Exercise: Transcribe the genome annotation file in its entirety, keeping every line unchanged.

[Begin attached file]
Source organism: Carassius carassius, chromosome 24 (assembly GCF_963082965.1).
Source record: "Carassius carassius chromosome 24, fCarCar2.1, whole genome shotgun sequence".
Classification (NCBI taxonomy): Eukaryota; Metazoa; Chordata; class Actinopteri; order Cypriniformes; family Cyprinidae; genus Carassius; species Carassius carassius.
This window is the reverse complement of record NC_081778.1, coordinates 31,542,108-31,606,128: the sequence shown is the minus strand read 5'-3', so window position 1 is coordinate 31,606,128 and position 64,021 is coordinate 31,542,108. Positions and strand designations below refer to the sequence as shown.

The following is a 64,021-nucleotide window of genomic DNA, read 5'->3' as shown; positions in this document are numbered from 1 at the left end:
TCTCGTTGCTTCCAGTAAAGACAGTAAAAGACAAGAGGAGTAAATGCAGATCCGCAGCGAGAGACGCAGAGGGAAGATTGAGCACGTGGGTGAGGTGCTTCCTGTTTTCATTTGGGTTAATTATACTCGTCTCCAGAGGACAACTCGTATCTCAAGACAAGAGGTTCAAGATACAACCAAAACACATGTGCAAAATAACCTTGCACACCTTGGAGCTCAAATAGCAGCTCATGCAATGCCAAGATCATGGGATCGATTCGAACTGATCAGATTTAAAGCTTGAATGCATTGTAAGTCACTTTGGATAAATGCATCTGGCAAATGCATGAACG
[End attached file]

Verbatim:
Source organism: Carassius carassius, chromosome 24 (assembly GCF_963082965.1).
Source record: "Carassius carassius chromosome 24, fCarCar2.1, whole genome shotgun sequence".
Classification (NCBI taxonomy): Eukaryota; Metazoa; Chordata; class Actinopteri; order Cypriniformes; family Cyprinidae; genus Carassius; species Carassius carassius.
This window is the reverse complement of record NC_081778.1, coordinates 31,542,108-31,606,128: the sequence shown is the minus strand read 5'-3', so window position 1 is coordinate 31,606,128 and position 64,021 is coordinate 31,542,108. Positions and strand designations below refer to the sequence as shown.

The following is a 64,021-nucleotide window of genomic DNA, read 5'->3' as shown; positions in this document are numbered from 1 at the left end:
TCTCGTTGCTTCCAGTAAAGACAGTAAAAGACAAGAGGAGTAAATGCAGATCCGCAGCGAGAGACGCAGAGGGAAGATTGAGCACGTGGGTGAGGTGCTTCCTGTTTTCATTTGGGTTAATTATACTCGTCTCCAGAGGACAACTCGTATCTCAAGACAAGAGGTTCAAGATACAACCAAAACACATGTGCAAAATAACCTTGCACACCTTGGAGCTCAAATAGCAGCTCATGCAATGCCAAGATCATGGGATCGATTCGAACTGATCAGATTTAAAGCTTGAATGCATTGTAAGTCACTTTGGATAAATGCATCTGGCAAATGCATGAACG